Davenport Residents Hear No Easy Fix For Sewage Issue
Davenport residents in one neighborhood meet with city officials Thursday to hash out a sewer backup problem they've been dealing with for years. But residents found out the issue is far from being a quick fix. Dozens dealing with this ongoing sewage backup issue turn out to a neighborhood meeting hoping for solutions. City officials hoped to inform them on what is going on and what the city plans to do about it.
Toilets overflowing with sewage and residue stuck to the floors weeks later. That's what homeowners on part of West Garfield Street have to deal with during heavy rains. It's a problem some say the city has known about since as far back as 1992.
"It has been known that you guys have a problem in that district, why hasn't anything been done?" asked Jacklynn Draper. That question was asked over and over. Public Works Director Mike Clarke says a lot of the problem comes down to the city's aging infrastructure. Many pipes date back 150 years and all over there's infiltration of extra water getting into cracked pipes.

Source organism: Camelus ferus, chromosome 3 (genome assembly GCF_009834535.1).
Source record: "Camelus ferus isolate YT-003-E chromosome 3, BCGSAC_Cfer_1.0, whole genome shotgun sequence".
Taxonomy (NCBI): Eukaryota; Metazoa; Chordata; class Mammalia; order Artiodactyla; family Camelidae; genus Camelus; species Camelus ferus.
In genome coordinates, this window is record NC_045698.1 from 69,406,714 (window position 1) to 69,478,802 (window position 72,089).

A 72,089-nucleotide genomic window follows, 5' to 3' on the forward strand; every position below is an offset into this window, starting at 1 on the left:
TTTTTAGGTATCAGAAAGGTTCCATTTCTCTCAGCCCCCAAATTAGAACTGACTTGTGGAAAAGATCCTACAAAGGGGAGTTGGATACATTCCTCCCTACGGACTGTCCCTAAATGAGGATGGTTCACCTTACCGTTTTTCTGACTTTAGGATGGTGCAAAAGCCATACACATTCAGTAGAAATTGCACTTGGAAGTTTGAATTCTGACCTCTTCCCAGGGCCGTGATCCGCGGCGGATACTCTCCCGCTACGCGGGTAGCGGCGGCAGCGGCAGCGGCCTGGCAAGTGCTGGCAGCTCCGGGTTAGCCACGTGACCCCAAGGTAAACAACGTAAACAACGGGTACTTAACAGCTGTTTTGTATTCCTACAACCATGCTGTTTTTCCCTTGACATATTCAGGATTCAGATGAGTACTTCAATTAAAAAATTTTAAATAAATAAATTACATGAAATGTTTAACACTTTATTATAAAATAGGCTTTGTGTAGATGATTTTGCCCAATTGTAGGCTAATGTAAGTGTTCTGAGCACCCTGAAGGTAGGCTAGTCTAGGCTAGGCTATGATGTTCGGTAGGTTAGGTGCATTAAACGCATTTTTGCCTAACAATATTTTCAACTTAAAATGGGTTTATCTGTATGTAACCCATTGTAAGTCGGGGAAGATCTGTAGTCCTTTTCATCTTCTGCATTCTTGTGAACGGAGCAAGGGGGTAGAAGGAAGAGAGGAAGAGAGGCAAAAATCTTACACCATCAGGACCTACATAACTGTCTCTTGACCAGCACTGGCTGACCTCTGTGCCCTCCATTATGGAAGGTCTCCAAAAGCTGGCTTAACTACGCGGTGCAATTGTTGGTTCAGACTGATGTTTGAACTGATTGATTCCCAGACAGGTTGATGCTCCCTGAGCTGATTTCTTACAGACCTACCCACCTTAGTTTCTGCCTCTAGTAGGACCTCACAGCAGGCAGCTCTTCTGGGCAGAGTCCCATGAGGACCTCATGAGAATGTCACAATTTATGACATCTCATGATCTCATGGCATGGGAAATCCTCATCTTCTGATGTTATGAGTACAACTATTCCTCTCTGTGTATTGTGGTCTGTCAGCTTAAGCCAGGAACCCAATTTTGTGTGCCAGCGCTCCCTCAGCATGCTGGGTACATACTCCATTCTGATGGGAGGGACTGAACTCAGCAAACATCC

"We are in a very long, upward turn of repair and replacement of pipe systems," said Clarke. City crews have been into the lines with cameras and conducted smoke testing to investigate the problems. There's also routine maintenance trying to manage it, but Clarke says the city just doesn't have the resources to solve the problem completely, even over the next ten years.
"Your story is shared by others. It's not a good story," added Clarke.
That's not something these residents wanted to hear, when they've poured thousands into their homes on sump pumps, check valves, and not to mention the aftermath. "I got $4,500 damage this last time. Who's going to pay for it?" asked another homeowner.
For now, homeowners are encouraged to contact the city's risk management department to file claims and hopefully get some of their money back. However, many say even that won't make up for years of frustration.
"I feel like it wasn't our responsibility to do that," added Draper. "I didn't cause the sewer to back up into my house."
The neighborhood is included in the more than $2 million sewer replacement program slated for 2016. Clarke says to fix all the sewer problems it would cost a ballpark $200 million.